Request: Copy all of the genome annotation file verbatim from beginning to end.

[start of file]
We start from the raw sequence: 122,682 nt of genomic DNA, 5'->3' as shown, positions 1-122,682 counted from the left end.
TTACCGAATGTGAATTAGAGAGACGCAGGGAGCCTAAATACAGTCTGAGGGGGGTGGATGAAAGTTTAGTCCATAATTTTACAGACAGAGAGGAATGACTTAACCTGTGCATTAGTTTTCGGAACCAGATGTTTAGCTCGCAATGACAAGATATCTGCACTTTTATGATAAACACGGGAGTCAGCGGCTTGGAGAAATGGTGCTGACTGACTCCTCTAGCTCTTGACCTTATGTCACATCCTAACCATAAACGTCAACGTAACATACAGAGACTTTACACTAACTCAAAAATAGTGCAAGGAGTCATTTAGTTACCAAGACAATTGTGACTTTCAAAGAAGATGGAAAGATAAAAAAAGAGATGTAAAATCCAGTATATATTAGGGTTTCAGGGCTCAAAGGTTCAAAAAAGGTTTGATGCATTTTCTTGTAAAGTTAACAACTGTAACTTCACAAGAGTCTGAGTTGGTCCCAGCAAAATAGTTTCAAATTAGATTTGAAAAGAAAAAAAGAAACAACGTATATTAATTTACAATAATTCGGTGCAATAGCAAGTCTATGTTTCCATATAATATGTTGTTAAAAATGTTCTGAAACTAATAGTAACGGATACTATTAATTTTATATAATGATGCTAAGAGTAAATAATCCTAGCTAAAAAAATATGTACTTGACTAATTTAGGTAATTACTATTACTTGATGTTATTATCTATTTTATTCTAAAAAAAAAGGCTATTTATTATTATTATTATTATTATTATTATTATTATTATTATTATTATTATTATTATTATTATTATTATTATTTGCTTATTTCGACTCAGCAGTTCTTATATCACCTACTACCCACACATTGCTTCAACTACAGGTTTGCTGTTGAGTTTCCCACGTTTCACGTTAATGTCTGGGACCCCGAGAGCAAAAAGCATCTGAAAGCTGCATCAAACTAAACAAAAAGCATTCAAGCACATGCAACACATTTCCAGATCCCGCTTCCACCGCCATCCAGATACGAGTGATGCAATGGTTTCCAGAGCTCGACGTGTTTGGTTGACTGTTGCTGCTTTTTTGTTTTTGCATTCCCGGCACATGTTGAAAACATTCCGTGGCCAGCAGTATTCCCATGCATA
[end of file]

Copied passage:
We start from the raw sequence: 122,682 nt of genomic DNA, 5'->3' as shown, positions 1-122,682 counted from the left end.
TTACCGAATGTGAATTAGAGAGACGCAGGGAGCCTAAATACAGTCTGAGGGGGGTGGATGAAAGTTTAGTCCATAATTTTACAGACAGAGAGGAATGACTTAACCTGTGCATTAGTTTTCGGAACCAGATGTTTAGCTCGCAATGACAAGATATCTGCACTTTTATGATAAACACGGGAGTCAGCGGCTTGGAGAAATGGTGCTGACTGACTCCTCTAGCTCTTGACCTTATGTCACATCCTAACCATAAACGTCAACGTAACATACAGAGACTTTACACTAACTCAAAAATAGTGCAAGGAGTCATTTAGTTACCAAGACAATTGTGACTTTCAAAGAAGATGGAAAGATAAAAAAAGAGATGTAAAATCCAGTATATATTAGGGTTTCAGGGCTCAAAGGTTCAAAAAAGGTTTGATGCATTTTCTTGTAAAGTTAACAACTGTAACTTCACAAGAGTCTGAGTTGGTCCCAGCAAAATAGTTTCAAATTAGATTTGAAAAGAAAAAAAGAAACAACGTATATTAATTTACAATAATTCGGTGCAATAGCAAGTCTATGTTTCCATATAATATGTTGTTAAAAATGTTCTGAAACTAATAGTAACGGATACTATTAATTTTATATAATGATGCTAAGAGTAAATAATCCTAGCTAAAAAAATATGTACTTGACTAATTTAGGTAATTACTATTACTTGATGTTATTATCTATTTTATTCTAAAAAAAAAGGCTATTTATTATTATTATTATTATTATTATTATTATTATTATTATTATTATTATTATTATTATTATTATTATTATTTGCTTATTTCGACTCAGCAGTTCTTATATCACCTACTACCCACACATTGCTTCAACTACAGGTTTGCTGTTGAGTTTCCCACGTTTCACGTTAATGTCTGGGACCCCGAGAGCAAAAAGCATCTGAAAGCTGCATCAAACTAAACAAAAAGCATTCAAGCACATGCAACACATTTCCAGATCCCGCTTCCACCGCCATCCAGATACGAGTGATGCAATGGTTTCCAGAGCTCGACGTGTTTGGTTGACTGTTGCTGCTTTTTTGTTTTTGCATTCCCGGCACATGTTGAAAACATTCCGTGGCCAGCAGTATTCCCATGCATA